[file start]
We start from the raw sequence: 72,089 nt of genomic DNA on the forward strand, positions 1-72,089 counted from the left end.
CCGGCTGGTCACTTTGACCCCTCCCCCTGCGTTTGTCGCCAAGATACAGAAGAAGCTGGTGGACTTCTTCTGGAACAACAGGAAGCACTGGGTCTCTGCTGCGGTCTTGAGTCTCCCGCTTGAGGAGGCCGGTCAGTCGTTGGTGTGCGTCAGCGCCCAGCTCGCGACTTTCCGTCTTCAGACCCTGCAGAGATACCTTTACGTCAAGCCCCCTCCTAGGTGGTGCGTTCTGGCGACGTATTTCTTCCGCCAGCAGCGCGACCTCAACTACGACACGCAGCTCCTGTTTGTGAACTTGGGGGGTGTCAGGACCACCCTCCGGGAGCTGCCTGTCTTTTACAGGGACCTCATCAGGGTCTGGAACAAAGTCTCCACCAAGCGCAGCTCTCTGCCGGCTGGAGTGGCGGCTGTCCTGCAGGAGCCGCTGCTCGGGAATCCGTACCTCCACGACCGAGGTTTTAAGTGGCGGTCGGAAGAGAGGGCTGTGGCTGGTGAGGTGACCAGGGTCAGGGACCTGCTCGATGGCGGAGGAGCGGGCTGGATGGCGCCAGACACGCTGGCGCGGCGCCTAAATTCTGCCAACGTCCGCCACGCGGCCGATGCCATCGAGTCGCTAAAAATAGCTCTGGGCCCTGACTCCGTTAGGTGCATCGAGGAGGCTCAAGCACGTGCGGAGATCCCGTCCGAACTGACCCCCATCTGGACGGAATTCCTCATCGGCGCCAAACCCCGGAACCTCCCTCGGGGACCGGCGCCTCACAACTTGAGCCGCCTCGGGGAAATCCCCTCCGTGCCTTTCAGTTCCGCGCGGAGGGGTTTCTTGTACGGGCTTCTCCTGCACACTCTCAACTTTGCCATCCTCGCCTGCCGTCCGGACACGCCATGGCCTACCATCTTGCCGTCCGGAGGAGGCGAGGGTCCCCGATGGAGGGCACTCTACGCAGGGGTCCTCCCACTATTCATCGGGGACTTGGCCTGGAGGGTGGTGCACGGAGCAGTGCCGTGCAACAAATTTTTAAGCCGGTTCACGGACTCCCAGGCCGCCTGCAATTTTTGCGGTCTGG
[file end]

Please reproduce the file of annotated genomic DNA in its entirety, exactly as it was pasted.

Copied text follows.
We start from the raw sequence: 72,089 nt of genomic DNA on the forward strand, positions 1-72,089 counted from the left end.
CCGGCTGGTCACTTTGACCCCTCCCCCTGCGTTTGTCGCCAAGATACAGAAGAAGCTGGTGGACTTCTTCTGGAACAACAGGAAGCACTGGGTCTCTGCTGCGGTCTTGAGTCTCCCGCTTGAGGAGGCCGGTCAGTCGTTGGTGTGCGTCAGCGCCCAGCTCGCGACTTTCCGTCTTCAGACCCTGCAGAGATACCTTTACGTCAAGCCCCCTCCTAGGTGGTGCGTTCTGGCGACGTATTTCTTCCGCCAGCAGCGCGACCTCAACTACGACACGCAGCTCCTGTTTGTGAACTTGGGGGGTGTCAGGACCACCCTCCGGGAGCTGCCTGTCTTTTACAGGGACCTCATCAGGGTCTGGAACAAAGTCTCCACCAAGCGCAGCTCTCTGCCGGCTGGAGTGGCGGCTGTCCTGCAGGAGCCGCTGCTCGGGAATCCGTACCTCCACGACCGAGGTTTTAAGTGGCGGTCGGAAGAGAGGGCTGTGGCTGGTGAGGTGACCAGGGTCAGGGACCTGCTCGATGGCGGAGGAGCGGGCTGGATGGCGCCAGACACGCTGGCGCGGCGCCTAAATTCTGCCAACGTCCGCCACGCGGCCGATGCCATCGAGTCGCTAAAAATAGCTCTGGGCCCTGACTCCGTTAGGTGCATCGAGGAGGCTCAAGCACGTGCGGAGATCCCGTCCGAACTGACCCCCATCTGGACGGAATTCCTCATCGGCGCCAAACCCCGGAACCTCCCTCGGGGACCGGCGCCTCACAACTTGAGCCGCCTCGGGGAAATCCCCTCCGTGCCTTTCAGTTCCGCGCGGAGGGGTTTCTTGTACGGGCTTCTCCTGCACACTCTCAACTTTGCCATCCTCGCCTGCCGTCCGGACACGCCATGGCCTACCATCTTGCCGTCCGGAGGAGGCGAGGGTCCCCGATGGAGGGCACTCTACGCAGGGGTCCTCCCACTATTCATCGGGGACTTGGCCTGGAGGGTGGTGCACGGAGCAGTGCCGTGCAACAAATTTTTAAGCCGGTTCACGGACTCCCAGGCCGCCTGCAATTTTTGCGGTCTGG